I want nothing more than to let this subject go for once and all, but I’m afraid I can’t resist getting in the last word on it first. We have received an unusual amount of angry messages about a recent article entitled “Today’s Islamophobia challenge,” an opinion article that I thought was pretty innocuous. It argues that the fear and hatred of our Muslim neighbors is overblown.
But over on Facebook I had people telling me that “Islam just wants to rule the world, but they still live in the Middle Ages so it won’t happen [camel emoji],” and “If they could stop killing people, that’d be great;” telling me to “Find better writers;” and asking whether the article was a paid advertisement. Continue reading “Is hate a Norwegian (-American) value?”→
Another year has gone by, as measured in Syttende Mais. In this issue in particular we celebrate Norway, country of our ancestry. Hipp hipp hurra for deg, Norge!
But then, this paper celebrates Norway in pretty much every issue, doesn’t it? It’s no secret that our position is pro-Norway, but in what’s being called the “post-truth” era, when “fake news” and “alternate facts” abound, I’ve been thinking a lot about when a newspaper’s attempt to remain primarily positive crosses the line into propaganda. Continue reading “Pride of country and journalistic integrity”→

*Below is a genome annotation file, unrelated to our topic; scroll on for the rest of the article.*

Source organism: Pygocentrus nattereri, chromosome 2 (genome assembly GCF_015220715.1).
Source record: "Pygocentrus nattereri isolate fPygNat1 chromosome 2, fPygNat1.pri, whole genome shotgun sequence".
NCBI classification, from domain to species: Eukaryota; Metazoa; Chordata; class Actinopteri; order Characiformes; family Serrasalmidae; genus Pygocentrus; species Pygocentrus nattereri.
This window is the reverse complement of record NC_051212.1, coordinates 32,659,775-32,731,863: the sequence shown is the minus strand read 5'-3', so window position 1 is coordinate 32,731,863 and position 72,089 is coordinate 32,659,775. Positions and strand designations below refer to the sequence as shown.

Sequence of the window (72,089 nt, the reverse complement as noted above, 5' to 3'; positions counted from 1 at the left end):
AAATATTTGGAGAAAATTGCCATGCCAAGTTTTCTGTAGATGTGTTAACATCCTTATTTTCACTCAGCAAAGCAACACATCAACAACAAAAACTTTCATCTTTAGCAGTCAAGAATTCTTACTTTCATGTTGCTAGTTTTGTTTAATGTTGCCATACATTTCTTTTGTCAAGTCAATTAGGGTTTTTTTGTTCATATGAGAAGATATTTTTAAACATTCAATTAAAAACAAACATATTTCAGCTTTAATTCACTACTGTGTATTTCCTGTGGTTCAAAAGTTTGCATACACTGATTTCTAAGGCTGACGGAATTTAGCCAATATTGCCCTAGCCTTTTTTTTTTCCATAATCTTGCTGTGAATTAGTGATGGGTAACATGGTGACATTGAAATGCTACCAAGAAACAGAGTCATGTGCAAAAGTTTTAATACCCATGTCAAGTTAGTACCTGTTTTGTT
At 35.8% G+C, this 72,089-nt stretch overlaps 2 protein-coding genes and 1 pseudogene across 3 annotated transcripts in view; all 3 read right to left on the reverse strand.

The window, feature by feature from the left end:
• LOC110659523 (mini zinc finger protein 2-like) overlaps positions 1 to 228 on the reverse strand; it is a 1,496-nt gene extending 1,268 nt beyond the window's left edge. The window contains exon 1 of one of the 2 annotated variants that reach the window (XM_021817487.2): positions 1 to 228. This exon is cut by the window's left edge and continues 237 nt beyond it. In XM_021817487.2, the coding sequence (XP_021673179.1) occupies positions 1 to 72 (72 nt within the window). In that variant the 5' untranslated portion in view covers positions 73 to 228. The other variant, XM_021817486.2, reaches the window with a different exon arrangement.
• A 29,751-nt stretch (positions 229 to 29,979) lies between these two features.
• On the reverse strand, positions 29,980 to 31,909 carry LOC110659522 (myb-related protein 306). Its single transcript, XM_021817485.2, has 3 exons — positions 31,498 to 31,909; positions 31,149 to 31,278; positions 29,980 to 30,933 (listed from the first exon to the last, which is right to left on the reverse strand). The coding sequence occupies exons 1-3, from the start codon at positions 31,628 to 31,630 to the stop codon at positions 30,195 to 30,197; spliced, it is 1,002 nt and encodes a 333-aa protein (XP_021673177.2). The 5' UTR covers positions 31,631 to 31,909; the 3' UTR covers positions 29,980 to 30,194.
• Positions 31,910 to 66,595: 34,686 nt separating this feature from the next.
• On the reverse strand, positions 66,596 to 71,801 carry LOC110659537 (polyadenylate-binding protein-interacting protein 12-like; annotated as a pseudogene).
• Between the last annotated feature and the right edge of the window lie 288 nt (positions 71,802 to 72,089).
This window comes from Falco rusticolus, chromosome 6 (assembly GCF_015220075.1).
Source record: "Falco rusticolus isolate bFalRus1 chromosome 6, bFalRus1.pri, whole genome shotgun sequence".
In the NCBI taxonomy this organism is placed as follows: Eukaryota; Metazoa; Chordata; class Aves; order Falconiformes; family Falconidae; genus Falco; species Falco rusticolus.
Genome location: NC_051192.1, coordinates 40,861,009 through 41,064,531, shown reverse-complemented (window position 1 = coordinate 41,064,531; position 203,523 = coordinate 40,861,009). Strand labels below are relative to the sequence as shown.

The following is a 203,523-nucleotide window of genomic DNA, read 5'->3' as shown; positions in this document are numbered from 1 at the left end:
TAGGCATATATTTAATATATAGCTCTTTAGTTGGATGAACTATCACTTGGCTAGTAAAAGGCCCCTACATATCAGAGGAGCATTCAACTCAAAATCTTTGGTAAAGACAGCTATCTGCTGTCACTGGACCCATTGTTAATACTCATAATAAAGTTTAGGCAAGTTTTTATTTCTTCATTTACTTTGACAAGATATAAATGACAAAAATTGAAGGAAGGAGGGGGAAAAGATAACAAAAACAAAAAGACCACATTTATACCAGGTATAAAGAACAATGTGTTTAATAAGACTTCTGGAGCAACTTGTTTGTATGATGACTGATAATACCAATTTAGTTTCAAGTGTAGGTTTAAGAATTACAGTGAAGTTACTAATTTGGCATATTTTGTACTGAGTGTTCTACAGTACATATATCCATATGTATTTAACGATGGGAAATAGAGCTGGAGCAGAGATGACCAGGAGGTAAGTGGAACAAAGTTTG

Let’s face it: people of color have been treated badly in the United States since before it was a country. African slaves and Native Americans were literally treated as subhuman, and their forced labor and forced removal paved the way for the (until sometime very soon) predominantly white country that we currently live in. That’s just history.
In my mind, as a teenager, there was never a backup plan: I was going to a four-year college, and I was going right away. Anything else would have felt like abject failure.
I’ll admit that my views were a bit extreme, but they weren’t created in a vacuum. Our society is constantly telling us that the only way to get ahead is to go to a university and get a bachelor’s degree, then perhaps a master’s or even a PhD. Continue reading “Education isn’t one-size-fits-all”→